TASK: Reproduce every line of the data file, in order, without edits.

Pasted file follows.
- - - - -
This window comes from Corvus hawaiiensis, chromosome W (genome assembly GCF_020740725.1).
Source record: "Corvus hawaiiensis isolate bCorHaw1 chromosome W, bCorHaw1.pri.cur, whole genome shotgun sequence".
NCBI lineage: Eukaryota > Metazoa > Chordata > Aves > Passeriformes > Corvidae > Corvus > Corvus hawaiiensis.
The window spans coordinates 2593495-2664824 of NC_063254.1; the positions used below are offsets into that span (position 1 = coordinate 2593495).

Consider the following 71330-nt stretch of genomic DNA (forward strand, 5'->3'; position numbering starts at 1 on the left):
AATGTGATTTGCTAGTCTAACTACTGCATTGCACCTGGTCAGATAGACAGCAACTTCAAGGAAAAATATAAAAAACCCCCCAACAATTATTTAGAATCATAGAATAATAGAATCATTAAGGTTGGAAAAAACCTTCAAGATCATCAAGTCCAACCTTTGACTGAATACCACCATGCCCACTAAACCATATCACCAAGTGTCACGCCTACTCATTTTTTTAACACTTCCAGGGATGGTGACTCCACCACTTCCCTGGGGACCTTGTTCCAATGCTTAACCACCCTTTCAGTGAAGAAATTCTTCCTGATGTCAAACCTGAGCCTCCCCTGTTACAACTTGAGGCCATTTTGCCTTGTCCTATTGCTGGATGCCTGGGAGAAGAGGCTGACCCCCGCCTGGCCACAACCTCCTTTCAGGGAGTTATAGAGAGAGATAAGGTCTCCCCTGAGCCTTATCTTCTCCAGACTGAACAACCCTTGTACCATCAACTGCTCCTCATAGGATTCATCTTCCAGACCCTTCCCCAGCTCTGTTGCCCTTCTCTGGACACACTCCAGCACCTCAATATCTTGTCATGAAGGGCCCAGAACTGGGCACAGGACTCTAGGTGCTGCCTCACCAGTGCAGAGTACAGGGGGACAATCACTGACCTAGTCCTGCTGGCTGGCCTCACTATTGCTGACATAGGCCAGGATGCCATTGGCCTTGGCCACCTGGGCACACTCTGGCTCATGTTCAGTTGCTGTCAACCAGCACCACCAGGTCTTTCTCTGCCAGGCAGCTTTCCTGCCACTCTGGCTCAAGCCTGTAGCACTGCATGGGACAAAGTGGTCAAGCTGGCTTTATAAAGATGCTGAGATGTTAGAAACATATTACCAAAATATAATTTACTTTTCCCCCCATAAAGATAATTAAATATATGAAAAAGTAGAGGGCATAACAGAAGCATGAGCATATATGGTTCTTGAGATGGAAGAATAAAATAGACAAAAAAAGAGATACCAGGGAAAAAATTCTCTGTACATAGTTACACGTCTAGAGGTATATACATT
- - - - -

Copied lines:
This window comes from Corvus hawaiiensis, chromosome W (genome assembly GCF_020740725.1).
Source record: "Corvus hawaiiensis isolate bCorHaw1 chromosome W, bCorHaw1.pri.cur, whole genome shotgun sequence".
NCBI lineage: Eukaryota > Metazoa > Chordata > Aves > Passeriformes > Corvidae > Corvus > Corvus hawaiiensis.
The window spans coordinates 2593495-2664824 of NC_063254.1; the positions used below are offsets into that span (position 1 = coordinate 2593495).

Consider the following 71330-nt stretch of genomic DNA (forward strand, 5'->3'; position numbering starts at 1 on the left):
AATGTGATTTGCTAGTCTAACTACTGCATTGCACCTGGTCAGATAGACAGCAACTTCAAGGAAAAATATAAAAAACCCCCCAACAATTATTTAGAATCATAGAATAATAGAATCATTAAGGTTGGAAAAAACCTTCAAGATCATCAAGTCCAACCTTTGACTGAATACCACCATGCCCACTAAACCATATCACCAAGTGTCACGCCTACTCATTTTTTTAACACTTCCAGGGATGGTGACTCCACCACTTCCCTGGGGACCTTGTTCCAATGCTTAACCACCCTTTCAGTGAAGAAATTCTTCCTGATGTCAAACCTGAGCCTCCCCTGTTACAACTTGAGGCCATTTTGCCTTGTCCTATTGCTGGATGCCTGGGAGAAGAGGCTGACCCCCGCCTGGCCACAACCTCCTTTCAGGGAGTTATAGAGAGAGATAAGGTCTCCCCTGAGCCTTATCTTCTCCAGACTGAACAACCCTTGTACCATCAACTGCTCCTCATAGGATTCATCTTCCAGACCCTTCCCCAGCTCTGTTGCCCTTCTCTGGACACACTCCAGCACCTCAATATCTTGTCATGAAGGGCCCAGAACTGGGCACAGGACTCTAGGTGCTGCCTCACCAGTGCAGAGTACAGGGGGACAATCACTGACCTAGTCCTGCTGGCTGGCCTCACTATTGCTGACATAGGCCAGGATGCCATTGGCCTTGGCCACCTGGGCACACTCTGGCTCATGTTCAGTTGCTGTCAACCAGCACCACCAGGTCTTTCTCTGCCAGGCAGCTTTCCTGCCACTCTGGCTCAAGCCTGTAGCACTGCATGGGACAAAGTGGTCAAGCTGGCTTTATAAAGATGCTGAGATGTTAGAAACATATTACCAAAATATAATTTACTTTTCCCCCCATAAAGATAATTAAATATATGAAAAAGTAGAGGGCATAACAGAAGCATGAGCATATATGGTTCTTGAGATGGAAGAATAAAATAGACAAAAAAAGAGATACCAGGGAAAAAATTCTCTGTACATAGTTACACGTCTAGAGGTATATACATT